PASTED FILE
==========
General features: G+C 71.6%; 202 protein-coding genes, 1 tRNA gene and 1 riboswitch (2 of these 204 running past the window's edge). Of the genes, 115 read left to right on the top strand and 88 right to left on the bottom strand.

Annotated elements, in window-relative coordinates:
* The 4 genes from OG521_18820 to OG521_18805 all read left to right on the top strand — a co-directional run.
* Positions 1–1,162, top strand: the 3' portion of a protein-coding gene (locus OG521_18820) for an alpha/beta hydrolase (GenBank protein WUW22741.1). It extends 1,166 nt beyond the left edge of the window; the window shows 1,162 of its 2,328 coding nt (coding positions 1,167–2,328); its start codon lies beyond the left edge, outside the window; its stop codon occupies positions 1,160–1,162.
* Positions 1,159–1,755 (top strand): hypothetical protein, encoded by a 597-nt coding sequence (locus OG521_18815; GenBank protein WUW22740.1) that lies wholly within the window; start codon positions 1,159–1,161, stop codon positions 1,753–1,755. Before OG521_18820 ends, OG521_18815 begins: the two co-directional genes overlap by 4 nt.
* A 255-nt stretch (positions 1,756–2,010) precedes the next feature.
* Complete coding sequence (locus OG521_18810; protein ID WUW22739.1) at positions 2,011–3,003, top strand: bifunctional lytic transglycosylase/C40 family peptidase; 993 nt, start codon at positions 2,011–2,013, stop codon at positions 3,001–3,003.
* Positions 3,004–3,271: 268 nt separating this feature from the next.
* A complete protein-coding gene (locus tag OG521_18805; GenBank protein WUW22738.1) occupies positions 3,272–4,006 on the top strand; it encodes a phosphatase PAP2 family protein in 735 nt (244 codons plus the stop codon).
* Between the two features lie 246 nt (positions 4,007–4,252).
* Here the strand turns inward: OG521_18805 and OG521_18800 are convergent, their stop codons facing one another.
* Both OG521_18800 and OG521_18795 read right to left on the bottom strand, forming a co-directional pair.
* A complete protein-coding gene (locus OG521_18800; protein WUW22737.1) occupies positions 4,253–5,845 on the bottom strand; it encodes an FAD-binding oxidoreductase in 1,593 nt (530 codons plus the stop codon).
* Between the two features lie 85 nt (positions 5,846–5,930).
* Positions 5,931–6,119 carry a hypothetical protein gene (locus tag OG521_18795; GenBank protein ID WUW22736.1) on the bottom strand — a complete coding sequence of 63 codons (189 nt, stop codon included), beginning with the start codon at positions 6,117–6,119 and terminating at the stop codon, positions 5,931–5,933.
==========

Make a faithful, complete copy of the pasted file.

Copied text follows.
General features: G+C 71.6%; 202 protein-coding genes, 1 tRNA gene and 1 riboswitch (2 of these 204 running past the window's edge). Of the genes, 115 read left to right on the top strand and 88 right to left on the bottom strand.

Annotated elements, in window-relative coordinates:
* The 4 genes from OG521_18820 to OG521_18805 all read left to right on the top strand — a co-directional run.
* Positions 1–1,162, top strand: the 3' portion of a protein-coding gene (locus OG521_18820) for an alpha/beta hydrolase (GenBank protein WUW22741.1). It extends 1,166 nt beyond the left edge of the window; the window shows 1,162 of its 2,328 coding nt (coding positions 1,167–2,328); its start codon lies beyond the left edge, outside the window; its stop codon occupies positions 1,160–1,162.
* Positions 1,159–1,755 (top strand): hypothetical protein, encoded by a 597-nt coding sequence (locus OG521_18815; GenBank protein WUW22740.1) that lies wholly within the window; start codon positions 1,159–1,161, stop codon positions 1,753–1,755. Before OG521_18820 ends, OG521_18815 begins: the two co-directional genes overlap by 4 nt.
* A 255-nt stretch (positions 1,756–2,010) precedes the next feature.
* Complete coding sequence (locus OG521_18810; protein ID WUW22739.1) at positions 2,011–3,003, top strand: bifunctional lytic transglycosylase/C40 family peptidase; 993 nt, start codon at positions 2,011–2,013, stop codon at positions 3,001–3,003.
* Positions 3,004–3,271: 268 nt separating this feature from the next.
* A complete protein-coding gene (locus tag OG521_18805; GenBank protein WUW22738.1) occupies positions 3,272–4,006 on the top strand; it encodes a phosphatase PAP2 family protein in 735 nt (244 codons plus the stop codon).
* Between the two features lie 246 nt (positions 4,007–4,252).
* Here the strand turns inward: OG521_18805 and OG521_18800 are convergent, their stop codons facing one another.
* Both OG521_18800 and OG521_18795 read right to left on the bottom strand, forming a co-directional pair.
* A complete protein-coding gene (locus OG521_18800; protein WUW22737.1) occupies positions 4,253–5,845 on the bottom strand; it encodes an FAD-binding oxidoreductase in 1,593 nt (530 codons plus the stop codon).
* Between the two features lie 85 nt (positions 5,846–5,930).
* Positions 5,931–6,119 carry a hypothetical protein gene (locus tag OG521_18795; GenBank protein ID WUW22736.1) on the bottom strand — a complete coding sequence of 63 codons (189 nt, stop codon included), beginning with the start codon at positions 6,117–6,119 and terminating at the stop codon, positions 5,931–5,933.